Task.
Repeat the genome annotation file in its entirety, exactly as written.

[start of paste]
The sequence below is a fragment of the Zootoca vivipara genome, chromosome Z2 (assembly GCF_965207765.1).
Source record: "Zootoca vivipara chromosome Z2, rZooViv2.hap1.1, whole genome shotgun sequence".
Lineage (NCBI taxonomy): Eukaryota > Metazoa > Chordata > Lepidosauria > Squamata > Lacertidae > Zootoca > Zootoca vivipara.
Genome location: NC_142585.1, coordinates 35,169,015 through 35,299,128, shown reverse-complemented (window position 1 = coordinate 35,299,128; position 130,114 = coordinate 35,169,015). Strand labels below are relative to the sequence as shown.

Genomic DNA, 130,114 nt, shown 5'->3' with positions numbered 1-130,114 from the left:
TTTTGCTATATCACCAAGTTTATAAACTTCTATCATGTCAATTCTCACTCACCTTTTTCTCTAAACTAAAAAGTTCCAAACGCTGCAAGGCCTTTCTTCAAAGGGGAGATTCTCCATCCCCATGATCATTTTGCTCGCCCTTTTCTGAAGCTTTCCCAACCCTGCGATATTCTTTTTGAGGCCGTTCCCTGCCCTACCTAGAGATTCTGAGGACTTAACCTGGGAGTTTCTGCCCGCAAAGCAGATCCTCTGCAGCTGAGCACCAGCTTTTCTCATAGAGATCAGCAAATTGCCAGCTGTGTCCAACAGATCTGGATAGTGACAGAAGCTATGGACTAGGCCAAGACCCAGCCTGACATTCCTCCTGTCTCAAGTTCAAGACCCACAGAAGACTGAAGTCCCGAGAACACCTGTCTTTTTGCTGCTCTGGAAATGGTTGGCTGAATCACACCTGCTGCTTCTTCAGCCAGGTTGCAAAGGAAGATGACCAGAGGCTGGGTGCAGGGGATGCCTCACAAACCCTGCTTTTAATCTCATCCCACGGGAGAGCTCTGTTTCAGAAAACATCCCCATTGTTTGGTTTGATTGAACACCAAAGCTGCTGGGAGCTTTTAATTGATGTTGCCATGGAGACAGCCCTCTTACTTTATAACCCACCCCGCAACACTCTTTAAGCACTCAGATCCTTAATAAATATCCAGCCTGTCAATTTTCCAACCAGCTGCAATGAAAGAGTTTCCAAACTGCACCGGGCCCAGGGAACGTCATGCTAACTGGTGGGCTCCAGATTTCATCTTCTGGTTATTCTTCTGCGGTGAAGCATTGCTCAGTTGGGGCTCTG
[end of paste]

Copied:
The sequence below is a fragment of the Zootoca vivipara genome, chromosome Z2 (assembly GCF_965207765.1).
Source record: "Zootoca vivipara chromosome Z2, rZooViv2.hap1.1, whole genome shotgun sequence".
Lineage (NCBI taxonomy): Eukaryota > Metazoa > Chordata > Lepidosauria > Squamata > Lacertidae > Zootoca > Zootoca vivipara.
Genome location: NC_142585.1, coordinates 35,169,015 through 35,299,128, shown reverse-complemented (window position 1 = coordinate 35,299,128; position 130,114 = coordinate 35,169,015). Strand labels below are relative to the sequence as shown.

Genomic DNA, 130,114 nt, shown 5'->3' with positions numbered 1-130,114 from the left:
TTTTGCTATATCACCAAGTTTATAAACTTCTATCATGTCAATTCTCACTCACCTTTTTCTCTAAACTAAAAAGTTCCAAACGCTGCAAGGCCTTTCTTCAAAGGGGAGATTCTCCATCCCCATGATCATTTTGCTCGCCCTTTTCTGAAGCTTTCCCAACCCTGCGATATTCTTTTTGAGGCCGTTCCCTGCCCTACCTAGAGATTCTGAGGACTTAACCTGGGAGTTTCTGCCCGCAAAGCAGATCCTCTGCAGCTGAGCACCAGCTTTTCTCATAGAGATCAGCAAATTGCCAGCTGTGTCCAACAGATCTGGATAGTGACAGAAGCTATGGACTAGGCCAAGACCCAGCCTGACATTCCTCCTGTCTCAAGTTCAAGACCCACAGAAGACTGAAGTCCCGAGAACACCTGTCTTTTTGCTGCTCTGGAAATGGTTGGCTGAATCACACCTGCTGCTTCTTCAGCCAGGTTGCAAAGGAAGATGACCAGAGGCTGGGTGCAGGGGATGCCTCACAAACCCTGCTTTTAATCTCATCCCACGGGAGAGCTCTGTTTCAGAAAACATCCCCATTGTTTGGTTTGATTGAACACCAAAGCTGCTGGGAGCTTTTAATTGATGTTGCCATGGAGACAGCCCTCTTACTTTATAACCCACCCCGCAACACTCTTTAAGCACTCAGATCCTTAATAAATATCCAGCCTGTCAATTTTCCAACCAGCTGCAATGAAAGAGTTTCCAAACTGCACCGGGCCCAGGGAACGTCATGCTAACTGGTGGGCTCCAGATTTCATCTTCTGGTTATTCTTCTGCGGTGAAGCATTGCTCAGTTGGGGCTCTG